The Grey Seal

    Halichoerus Grypus

    Atlantic Grey Seals in Britain number about 125,000, and account for around 40% of the world population. Off the Welsh coast there is a stable population of approx 6,000.

    Britain is home to two types of seal. Grey seals and the Common or Harbour seal. they can be told apart by their size, colour and shape of their face.

    Grey seals are larger and darker in colour with a distinct 'Roman' shaped nose, with parallel nostrils. The females (Cows) have unique blotches on the coats (Pelage), and these markings are used to identify individual females.
    Female Grey seals are smaller than the males (Bulls). The females grow to between 1.6 to 2 meters in length, and weigh up to 250 kg.
    Bull seals can grow over 2 meters, and can weigh up to 350 kg.

    Seals were the first mammals to be protected by law under the Grey Seals Protection Act of 1914. Atlantic Grey seals are protected under the Conservation of Seals Act 1970: Wildlife & Countryside Act 1981.

    Cwmtydu is in the Cardigan Bay Special Area of Conservation (SAC) protects the wildlife found in around 1000km2 of sea.
      
    The protection of these seals is of international importance.

    It is an offence to recklessly disturb these animals. 

    Grey Seals come ashore at various times; at 'Haul outs' between feeding or tides, at spring to moult, and in the autumn to give birth and mate.

    They are creatures of habit, and will return to the same sites every year.The females return to the same beaches to give birth to a single white-coated pup. They will stay together for a relatively short time. She will suckle the pup on fat rich milk for about 18 days. During this time the pup will triple it's birth weight, and the female will lose around 1/2 of her body fat as she doesn't feed herself. The female will then leave the pup to fend for itself. She will mate with the dominant Bull, and then head out to sea to feed.

    It's vital for the survival of the pup that there is no disturbance during these few weeks. The females depend on scent to find their pups, and if they feel threatened, they could abandon the pup. The pups can miss out on vital feeds if females can't return to feed, and they are at risk of being swept out to sea, where they can be lost.

    Dogs are especially a threat to both mother and pup. 

    Females do not always have a pup. It is thought that if they have put a lot of effort into raising the pup that their body can't conceive. They are also one of the mammals that have a 'suspended' pregnancy. They will mate shortly after giving birth and will delay implantation of the embryo for about three months. The true pregnancy is about eight and a half months. This delay ensures the pup is born the same time of year.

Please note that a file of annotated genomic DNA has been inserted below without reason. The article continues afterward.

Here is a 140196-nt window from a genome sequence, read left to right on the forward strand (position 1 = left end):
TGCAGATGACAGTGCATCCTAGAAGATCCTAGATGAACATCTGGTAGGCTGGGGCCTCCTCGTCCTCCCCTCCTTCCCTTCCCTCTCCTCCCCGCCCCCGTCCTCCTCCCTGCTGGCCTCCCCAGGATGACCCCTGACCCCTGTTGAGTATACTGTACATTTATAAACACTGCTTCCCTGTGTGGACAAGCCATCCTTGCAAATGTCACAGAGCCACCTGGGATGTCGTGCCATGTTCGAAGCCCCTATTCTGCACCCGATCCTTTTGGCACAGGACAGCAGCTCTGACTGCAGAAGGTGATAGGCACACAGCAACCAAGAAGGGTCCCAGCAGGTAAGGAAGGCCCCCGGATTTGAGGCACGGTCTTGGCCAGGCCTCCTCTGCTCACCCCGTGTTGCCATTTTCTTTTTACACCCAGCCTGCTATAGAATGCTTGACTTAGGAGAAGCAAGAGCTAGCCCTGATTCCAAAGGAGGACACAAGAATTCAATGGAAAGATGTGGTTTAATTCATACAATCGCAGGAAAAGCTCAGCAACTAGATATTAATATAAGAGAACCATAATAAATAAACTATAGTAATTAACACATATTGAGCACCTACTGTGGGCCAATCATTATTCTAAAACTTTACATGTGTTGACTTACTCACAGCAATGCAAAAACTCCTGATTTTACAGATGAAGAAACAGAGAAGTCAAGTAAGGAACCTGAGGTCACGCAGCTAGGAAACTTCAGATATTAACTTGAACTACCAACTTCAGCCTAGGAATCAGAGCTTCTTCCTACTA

Seals give birth on land. 

    Grey seals spend most of their time at sea, and are at their element there. They are opportunist feeders. Sand eels, Cod and Herring are important foods, but they will take whatever is available, and this has led to conflict with fishermen.

    Seals can capable of holding their breath when diving. Usual dives last about eight minutes. They are able to work without oxygen, by building up an 'oxygen debt'. Seals have a complex set of blood vessels, which under pressure can serve the brain alone, which must have a constant supply of oxygen.
    They can drop their heartbeat down to 40 beats or less per minute. Their muscles also contain large amounts of Myoglobin, a compound capable of carrying oxygen. This all goes to prepare seals to dive without the need to breathe for some time.

    Seals rest by hanging vertically in the water, with just the head showing above the water. 'Bottling' the only view most people get to see.

    DISEASES

    There are various diseases that are infecting marine wildlife. The main one that has had the most impact on seals is; 
    PHOCINE DISTEMPER VIRUS

    This virus mainly affects Common seals, although Grey seals have also been lost by it.The outbreak in 1988 resulted in the death of 18,000 Common seals and 300 Grey seals. It took 4 months for the virus to reach the UK from Denmark.
    The last outbreak was in 2002, and the population of Common seals in the wash declined by 51%. Grey seals were also exposed to the virus but no large scale mortality was reported.

    Grey seals show immunity to PDV (Carter et al. 1992; Hick, Duck & Thompson 1993)
    The virus contains no treat to humans, but dogs may be affected. Most dogs are vaccinated against it. Please check with your vet.

    Do not approach or touch dead or sick seals, they can carry other germs.
    Seals can bite! Bites can become infected and prove fatal.
    For information on what to do if you find a sick, injured or dead seal, please see our contact page.